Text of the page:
Jailed Cubans launch appeal in US

Lawyers for the so-called Cuban Five say their trial for spying was politicised.

    The Cuban Five are celebrated by the
    Cuban governemnt as national heroes

    Richard Klugh, one of the lawyers, told a panel of three judges: "The court should find that the defendants were prejudiced [by what the prosecution said] and the court should grant a new trial."

    'Foreign agents'

    The five - Gerardo Hernandez, Ramon Labanino, Rene Gonzalez, Antonio Guerrero and Fernando Gonzalez - were sent to Florida by the government of Fidel Castro.

    There they gathered information about anti-communist exile groups and sent it back to Cuba using encrypted software, high-frequency radio transmissions and coded electronic telephone messages.

    All five were convicted of being unregistered foreign agents, and three were found guilty of espionage conspiracy for failed efforts to obtain military secrets.

    They were given prison sentences ranging from 10 years to life in December 2001, but the case has been through a range of appeals and before several courts since.

    Monday's hearing was the third time the politically charged case has come before the US court of appeal, and a crowd of dozens lined up outside the Atlanta courthouse more than two hours before the arguments began.

    The Cuban Five are celebrated at home as national heroes victimised by Washington as part of its diplomatic campaign against Cuba.

    But to many members of the Cuban exile community they were justly convicted and Havana's support for the men is seen as an example of Cuba's pursuit of its own anti-US agenda.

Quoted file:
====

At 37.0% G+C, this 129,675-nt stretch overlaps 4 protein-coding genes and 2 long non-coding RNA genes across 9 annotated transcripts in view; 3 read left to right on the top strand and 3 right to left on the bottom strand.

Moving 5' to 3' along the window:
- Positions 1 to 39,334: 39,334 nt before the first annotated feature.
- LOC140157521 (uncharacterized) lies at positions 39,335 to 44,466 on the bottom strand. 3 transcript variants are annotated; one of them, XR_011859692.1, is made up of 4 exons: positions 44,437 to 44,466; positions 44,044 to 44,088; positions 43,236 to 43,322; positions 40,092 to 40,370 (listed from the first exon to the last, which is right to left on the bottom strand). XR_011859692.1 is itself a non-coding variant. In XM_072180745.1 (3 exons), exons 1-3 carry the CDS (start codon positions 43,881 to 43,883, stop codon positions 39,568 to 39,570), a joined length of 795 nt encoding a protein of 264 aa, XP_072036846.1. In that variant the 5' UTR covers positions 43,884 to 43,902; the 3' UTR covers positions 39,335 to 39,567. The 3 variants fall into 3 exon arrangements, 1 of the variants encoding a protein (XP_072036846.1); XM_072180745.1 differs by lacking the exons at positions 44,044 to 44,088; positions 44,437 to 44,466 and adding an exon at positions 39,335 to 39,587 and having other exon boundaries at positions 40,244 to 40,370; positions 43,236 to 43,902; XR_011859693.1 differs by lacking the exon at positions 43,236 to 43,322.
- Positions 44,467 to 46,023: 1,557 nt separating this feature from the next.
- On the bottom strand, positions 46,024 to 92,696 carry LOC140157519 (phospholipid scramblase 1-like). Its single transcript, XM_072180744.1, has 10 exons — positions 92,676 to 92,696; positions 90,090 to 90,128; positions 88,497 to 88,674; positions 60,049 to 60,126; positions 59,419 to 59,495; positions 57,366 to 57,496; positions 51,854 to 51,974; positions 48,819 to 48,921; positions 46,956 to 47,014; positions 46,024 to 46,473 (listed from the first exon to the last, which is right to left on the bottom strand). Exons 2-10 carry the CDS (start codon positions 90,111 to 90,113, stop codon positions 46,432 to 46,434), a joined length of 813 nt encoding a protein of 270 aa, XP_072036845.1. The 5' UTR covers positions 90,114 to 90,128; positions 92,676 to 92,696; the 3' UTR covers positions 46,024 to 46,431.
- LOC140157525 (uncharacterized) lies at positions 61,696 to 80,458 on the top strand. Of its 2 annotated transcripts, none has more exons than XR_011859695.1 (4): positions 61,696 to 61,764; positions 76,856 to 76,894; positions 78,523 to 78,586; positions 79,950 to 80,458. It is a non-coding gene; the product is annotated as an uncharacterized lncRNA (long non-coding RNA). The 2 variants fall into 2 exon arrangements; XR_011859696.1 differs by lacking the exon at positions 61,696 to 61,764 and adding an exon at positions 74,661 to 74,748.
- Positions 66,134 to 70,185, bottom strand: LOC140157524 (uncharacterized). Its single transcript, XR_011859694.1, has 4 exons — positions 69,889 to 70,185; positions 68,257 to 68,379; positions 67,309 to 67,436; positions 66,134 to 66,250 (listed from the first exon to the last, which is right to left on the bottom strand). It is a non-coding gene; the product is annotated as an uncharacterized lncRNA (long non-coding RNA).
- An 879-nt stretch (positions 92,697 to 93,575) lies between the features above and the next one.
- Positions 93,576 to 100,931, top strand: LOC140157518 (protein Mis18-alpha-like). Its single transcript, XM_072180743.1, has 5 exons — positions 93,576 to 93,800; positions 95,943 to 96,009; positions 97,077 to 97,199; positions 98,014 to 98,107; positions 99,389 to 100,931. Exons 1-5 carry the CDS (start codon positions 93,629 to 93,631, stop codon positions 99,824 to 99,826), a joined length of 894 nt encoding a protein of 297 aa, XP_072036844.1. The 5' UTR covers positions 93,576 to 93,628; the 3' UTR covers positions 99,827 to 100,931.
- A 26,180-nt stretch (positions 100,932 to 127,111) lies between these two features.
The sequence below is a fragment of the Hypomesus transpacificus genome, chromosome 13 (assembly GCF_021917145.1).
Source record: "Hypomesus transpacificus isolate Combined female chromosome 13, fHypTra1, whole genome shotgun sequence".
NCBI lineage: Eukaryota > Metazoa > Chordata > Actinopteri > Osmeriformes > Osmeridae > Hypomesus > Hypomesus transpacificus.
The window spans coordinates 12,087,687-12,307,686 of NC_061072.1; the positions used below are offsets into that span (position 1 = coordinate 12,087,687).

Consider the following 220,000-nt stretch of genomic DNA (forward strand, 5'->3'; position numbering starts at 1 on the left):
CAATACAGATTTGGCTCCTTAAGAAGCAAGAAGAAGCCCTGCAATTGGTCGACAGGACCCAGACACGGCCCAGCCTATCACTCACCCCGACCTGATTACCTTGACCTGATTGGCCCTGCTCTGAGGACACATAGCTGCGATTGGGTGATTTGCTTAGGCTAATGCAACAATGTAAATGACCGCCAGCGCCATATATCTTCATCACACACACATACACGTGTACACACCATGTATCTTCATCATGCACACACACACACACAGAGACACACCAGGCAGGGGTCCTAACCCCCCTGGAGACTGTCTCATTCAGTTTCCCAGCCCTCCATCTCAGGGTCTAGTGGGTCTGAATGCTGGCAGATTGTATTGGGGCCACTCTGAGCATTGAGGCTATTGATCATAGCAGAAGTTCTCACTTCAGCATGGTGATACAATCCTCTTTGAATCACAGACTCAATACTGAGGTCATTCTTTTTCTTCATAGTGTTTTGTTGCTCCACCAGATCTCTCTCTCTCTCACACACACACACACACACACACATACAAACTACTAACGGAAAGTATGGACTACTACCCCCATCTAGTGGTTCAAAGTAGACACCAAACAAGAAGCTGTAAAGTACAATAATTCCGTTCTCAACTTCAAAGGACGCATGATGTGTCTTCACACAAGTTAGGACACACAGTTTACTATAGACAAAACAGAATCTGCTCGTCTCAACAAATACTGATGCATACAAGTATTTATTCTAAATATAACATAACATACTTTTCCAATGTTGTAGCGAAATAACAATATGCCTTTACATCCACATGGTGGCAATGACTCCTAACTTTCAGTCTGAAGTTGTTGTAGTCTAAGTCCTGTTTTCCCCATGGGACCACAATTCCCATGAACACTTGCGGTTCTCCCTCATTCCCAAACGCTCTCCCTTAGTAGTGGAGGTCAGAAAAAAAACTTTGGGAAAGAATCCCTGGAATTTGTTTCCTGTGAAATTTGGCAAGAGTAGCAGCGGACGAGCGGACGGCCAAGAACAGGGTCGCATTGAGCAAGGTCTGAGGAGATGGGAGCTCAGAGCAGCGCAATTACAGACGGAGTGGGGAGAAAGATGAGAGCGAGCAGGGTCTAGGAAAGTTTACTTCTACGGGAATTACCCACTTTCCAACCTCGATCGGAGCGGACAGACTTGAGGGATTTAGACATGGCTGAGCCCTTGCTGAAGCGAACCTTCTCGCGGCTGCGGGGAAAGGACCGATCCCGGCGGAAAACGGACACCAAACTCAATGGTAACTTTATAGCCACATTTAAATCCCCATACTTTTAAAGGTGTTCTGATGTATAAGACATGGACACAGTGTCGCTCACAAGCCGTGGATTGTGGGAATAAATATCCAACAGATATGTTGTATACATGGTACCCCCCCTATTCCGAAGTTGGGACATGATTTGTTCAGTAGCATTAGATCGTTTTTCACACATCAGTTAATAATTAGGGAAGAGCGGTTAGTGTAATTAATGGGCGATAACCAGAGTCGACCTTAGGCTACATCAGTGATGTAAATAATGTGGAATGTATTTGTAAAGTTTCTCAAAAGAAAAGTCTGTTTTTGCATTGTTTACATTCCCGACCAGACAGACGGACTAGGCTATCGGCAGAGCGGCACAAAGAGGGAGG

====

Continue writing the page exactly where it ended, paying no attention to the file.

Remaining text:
Government lawyers refuted an argument from the defence that its case was "over-hyperbolic" and said there was no misconduct by the prosecution at the 2001 trial.

    "This was a soberly tried case. It was squarely based on evidence... The government did not exploit red-baiting in this case," government lawyer Caroline Heck Miller told the court.

    'Inference upon inference'

    She was referring to claims by the defence that prosecutors unfairly characterised conviction of the men as of national importance because they represented a communist government opposed to the US.

    One of the men, Gerardo Hernandez, was also indicted for conspiracy to commit murder based on the allegation that he passed information to Havana that led to the downing in 1996 by a Cuban MiG jet of two small aircraft operated by a Miami-based Cuban exile group and flying near Cuba. Four people were killed.

    Hernandez was sentenced to two life terms, Antonio Guerrero and Ramon Labanino got life, Fernando Gonzalez received 19 years in jail and Rene Gonzalez got 15 years.

    Hernandez says he was spying on paramilitary exile groups in Miami, not on the US itself, when he and four members of his so-called Wasp Network were arrested.

    The mission was to prevent "terrorist" attacks on Cuba, according to Ramsey Clark, a former US attorney general who was present in support of the men.

    "There is an injustice in this case... The theory that the government used [to prosecute Hernandez] is a classic pile of inference upon inference upon inference," Klugh said.

    The three judges at the court of appeal in Atlanta may take many weeks to make a ruling in the case, supporters of the men said.

    SOURCE: Agencies


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